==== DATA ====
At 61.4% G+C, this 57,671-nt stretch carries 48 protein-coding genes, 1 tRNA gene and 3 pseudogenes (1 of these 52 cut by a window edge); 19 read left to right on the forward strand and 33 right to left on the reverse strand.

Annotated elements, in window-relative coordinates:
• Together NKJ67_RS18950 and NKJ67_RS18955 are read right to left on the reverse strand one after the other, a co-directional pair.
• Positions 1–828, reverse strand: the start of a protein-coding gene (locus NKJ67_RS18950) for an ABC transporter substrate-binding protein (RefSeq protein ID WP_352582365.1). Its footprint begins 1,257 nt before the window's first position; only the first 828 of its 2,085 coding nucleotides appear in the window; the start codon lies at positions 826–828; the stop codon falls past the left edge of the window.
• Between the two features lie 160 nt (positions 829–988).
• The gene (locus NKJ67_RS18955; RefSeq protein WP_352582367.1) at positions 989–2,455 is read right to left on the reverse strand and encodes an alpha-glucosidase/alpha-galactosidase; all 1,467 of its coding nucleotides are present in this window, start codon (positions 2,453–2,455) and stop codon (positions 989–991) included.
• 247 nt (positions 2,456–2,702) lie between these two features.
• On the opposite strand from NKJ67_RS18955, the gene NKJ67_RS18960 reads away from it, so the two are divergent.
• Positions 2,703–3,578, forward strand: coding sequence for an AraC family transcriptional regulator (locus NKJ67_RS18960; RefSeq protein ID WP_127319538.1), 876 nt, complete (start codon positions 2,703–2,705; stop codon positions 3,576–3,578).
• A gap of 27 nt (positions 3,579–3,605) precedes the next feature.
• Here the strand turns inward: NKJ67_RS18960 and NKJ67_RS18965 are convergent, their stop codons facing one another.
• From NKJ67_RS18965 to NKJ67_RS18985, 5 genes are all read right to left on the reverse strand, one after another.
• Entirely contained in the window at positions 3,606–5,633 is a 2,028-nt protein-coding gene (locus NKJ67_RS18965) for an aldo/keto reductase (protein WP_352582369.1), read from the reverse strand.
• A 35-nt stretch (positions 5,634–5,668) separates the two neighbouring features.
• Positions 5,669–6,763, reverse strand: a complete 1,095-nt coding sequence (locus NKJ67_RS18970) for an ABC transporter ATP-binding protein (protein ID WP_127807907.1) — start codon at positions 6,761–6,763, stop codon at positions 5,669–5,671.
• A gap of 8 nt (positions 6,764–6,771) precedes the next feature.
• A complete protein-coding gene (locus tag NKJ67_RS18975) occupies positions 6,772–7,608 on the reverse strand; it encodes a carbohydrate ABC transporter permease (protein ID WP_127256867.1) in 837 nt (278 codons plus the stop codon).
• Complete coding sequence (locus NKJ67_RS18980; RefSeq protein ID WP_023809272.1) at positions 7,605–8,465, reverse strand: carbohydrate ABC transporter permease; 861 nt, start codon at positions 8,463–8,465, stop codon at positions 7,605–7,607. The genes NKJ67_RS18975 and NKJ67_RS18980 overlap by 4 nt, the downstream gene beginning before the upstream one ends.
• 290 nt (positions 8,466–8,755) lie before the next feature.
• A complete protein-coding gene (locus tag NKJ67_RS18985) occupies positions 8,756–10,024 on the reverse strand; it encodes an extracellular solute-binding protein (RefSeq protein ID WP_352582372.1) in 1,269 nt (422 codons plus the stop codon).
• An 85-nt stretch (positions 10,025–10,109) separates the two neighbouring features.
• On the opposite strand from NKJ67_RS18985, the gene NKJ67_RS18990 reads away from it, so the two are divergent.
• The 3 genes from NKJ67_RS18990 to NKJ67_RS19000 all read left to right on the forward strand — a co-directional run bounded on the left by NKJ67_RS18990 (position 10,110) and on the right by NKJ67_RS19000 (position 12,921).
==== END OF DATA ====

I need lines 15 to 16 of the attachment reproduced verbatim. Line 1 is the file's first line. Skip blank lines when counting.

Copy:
• Positions 5,669–6,763, reverse strand: a complete 1,095-nt coding sequence (locus NKJ67_RS18970) for an ABC transporter ATP-binding protein (protein ID WP_127807907.1) — start codon at positions 6,761–6,763, stop codon at positions 5,669–5,671.
• A gap of 8 nt (positions 6,764–6,771) precedes the next feature.